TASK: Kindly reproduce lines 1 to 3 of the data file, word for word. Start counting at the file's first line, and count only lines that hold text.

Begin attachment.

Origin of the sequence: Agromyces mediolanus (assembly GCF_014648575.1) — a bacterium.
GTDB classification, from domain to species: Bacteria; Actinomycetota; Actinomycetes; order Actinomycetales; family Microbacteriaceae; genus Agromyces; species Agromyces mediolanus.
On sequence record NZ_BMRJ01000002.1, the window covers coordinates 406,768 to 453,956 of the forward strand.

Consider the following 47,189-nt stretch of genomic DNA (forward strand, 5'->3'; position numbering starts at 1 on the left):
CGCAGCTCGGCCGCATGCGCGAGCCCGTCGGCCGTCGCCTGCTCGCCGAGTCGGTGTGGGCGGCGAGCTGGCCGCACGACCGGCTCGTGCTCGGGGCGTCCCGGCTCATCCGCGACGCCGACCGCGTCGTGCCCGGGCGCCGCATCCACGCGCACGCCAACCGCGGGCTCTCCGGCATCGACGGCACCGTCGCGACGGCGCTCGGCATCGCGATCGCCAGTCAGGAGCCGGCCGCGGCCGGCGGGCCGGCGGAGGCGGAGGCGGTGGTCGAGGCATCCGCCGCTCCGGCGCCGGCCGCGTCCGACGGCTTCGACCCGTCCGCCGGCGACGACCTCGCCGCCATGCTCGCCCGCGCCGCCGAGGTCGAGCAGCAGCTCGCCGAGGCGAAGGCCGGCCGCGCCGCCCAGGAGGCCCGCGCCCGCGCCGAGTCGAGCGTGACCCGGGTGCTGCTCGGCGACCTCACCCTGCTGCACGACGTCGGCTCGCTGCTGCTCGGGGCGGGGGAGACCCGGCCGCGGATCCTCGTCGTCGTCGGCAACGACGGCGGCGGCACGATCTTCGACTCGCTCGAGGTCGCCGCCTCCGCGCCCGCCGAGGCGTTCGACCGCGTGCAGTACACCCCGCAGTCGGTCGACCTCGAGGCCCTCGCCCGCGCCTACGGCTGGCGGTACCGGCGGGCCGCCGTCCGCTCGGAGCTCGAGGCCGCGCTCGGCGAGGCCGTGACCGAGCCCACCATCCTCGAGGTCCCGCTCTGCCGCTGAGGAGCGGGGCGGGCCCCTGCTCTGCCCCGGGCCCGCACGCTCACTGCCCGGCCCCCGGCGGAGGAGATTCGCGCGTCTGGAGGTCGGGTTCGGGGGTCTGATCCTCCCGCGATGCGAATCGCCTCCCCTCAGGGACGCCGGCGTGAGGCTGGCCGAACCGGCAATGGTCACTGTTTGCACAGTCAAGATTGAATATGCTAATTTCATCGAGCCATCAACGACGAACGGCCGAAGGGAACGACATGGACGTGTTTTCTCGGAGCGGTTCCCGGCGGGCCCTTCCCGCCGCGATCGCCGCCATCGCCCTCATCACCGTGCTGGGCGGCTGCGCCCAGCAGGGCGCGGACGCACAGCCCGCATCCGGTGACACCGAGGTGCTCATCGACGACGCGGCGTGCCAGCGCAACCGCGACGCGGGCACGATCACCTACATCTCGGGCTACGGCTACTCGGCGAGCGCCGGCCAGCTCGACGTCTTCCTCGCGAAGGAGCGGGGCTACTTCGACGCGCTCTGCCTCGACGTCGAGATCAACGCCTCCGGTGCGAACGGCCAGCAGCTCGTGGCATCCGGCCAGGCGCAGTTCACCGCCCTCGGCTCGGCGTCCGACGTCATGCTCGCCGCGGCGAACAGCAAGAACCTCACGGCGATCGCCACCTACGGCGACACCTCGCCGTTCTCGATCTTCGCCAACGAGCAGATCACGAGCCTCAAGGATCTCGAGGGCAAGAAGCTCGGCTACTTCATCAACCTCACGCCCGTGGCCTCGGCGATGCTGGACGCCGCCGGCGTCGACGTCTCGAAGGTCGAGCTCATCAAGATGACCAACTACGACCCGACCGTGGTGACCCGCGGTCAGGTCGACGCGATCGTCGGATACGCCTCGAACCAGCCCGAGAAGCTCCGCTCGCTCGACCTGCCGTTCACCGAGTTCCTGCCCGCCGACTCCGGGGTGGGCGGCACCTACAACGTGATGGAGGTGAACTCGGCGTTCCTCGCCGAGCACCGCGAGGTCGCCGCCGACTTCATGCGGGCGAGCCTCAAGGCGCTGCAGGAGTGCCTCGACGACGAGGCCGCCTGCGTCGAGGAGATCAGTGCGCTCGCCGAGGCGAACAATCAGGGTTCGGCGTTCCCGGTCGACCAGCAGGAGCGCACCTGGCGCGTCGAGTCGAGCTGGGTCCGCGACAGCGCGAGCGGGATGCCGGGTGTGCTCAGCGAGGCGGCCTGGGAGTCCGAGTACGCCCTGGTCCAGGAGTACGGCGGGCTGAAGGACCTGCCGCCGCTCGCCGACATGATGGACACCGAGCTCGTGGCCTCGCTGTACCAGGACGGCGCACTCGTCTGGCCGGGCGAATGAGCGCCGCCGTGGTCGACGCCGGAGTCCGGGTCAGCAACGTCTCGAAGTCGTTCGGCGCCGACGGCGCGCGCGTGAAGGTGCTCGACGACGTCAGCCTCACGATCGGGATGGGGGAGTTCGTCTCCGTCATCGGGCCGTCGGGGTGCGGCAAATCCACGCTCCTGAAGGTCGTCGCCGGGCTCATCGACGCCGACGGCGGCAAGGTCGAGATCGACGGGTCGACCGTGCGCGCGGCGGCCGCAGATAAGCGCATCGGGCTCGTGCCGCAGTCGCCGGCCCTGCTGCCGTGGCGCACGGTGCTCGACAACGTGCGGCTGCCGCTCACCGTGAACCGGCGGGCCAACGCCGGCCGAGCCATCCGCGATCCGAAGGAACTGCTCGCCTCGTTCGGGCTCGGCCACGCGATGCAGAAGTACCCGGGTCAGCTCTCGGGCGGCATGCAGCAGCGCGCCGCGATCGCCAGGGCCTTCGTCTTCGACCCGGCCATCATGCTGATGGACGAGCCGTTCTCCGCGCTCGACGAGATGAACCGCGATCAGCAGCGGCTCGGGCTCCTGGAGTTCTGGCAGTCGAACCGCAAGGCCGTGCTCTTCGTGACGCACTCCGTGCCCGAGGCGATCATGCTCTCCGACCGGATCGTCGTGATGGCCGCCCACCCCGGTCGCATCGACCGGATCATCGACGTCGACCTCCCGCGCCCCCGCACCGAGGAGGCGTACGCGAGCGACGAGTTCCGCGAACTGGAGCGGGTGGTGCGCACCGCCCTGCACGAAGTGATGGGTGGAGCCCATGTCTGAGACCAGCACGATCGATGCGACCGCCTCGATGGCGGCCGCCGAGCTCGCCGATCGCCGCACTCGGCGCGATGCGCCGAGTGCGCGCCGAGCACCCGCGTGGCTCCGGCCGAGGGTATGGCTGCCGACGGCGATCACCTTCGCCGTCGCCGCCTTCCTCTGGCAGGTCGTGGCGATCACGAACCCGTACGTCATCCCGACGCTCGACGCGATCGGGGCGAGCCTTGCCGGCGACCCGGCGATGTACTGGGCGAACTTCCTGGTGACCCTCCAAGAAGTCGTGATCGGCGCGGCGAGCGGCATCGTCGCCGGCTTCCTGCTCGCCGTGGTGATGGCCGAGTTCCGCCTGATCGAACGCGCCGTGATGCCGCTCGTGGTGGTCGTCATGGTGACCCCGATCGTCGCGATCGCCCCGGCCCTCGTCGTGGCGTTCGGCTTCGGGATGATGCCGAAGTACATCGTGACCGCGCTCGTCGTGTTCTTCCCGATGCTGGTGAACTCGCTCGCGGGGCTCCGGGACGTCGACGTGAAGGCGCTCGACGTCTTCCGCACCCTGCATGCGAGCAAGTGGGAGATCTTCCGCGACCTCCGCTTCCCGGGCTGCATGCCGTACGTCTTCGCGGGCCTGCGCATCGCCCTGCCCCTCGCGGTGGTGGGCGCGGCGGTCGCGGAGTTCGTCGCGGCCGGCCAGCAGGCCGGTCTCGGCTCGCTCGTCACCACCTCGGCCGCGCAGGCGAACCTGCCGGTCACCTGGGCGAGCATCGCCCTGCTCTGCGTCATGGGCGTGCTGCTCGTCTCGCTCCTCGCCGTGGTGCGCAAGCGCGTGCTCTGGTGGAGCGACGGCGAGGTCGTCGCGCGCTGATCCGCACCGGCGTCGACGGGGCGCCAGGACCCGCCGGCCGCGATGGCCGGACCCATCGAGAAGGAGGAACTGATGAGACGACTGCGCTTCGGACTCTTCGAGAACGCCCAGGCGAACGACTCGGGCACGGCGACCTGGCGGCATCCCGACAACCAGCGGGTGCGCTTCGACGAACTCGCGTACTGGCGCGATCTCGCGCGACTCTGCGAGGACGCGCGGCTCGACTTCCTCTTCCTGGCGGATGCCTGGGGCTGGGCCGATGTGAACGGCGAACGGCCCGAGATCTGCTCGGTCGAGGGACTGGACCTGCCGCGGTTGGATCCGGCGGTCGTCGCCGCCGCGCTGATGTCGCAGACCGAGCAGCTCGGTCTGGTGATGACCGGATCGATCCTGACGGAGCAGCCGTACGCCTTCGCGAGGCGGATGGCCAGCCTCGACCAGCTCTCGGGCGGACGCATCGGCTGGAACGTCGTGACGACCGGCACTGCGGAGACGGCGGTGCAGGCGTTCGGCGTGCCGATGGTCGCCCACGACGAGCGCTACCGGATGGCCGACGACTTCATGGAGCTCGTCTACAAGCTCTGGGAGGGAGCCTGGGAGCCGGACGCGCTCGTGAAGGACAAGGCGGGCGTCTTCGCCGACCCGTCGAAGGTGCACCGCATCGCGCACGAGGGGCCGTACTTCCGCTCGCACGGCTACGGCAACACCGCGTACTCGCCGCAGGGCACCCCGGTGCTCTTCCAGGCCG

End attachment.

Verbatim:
Origin of the sequence: Agromyces mediolanus (assembly GCF_014648575.1) — a bacterium.
GTDB classification, from domain to species: Bacteria; Actinomycetota; Actinomycetes; order Actinomycetales; family Microbacteriaceae; genus Agromyces; species Agromyces mediolanus.
On sequence record NZ_BMRJ01000002.1, the window covers coordinates 406,768 to 453,956 of the forward strand.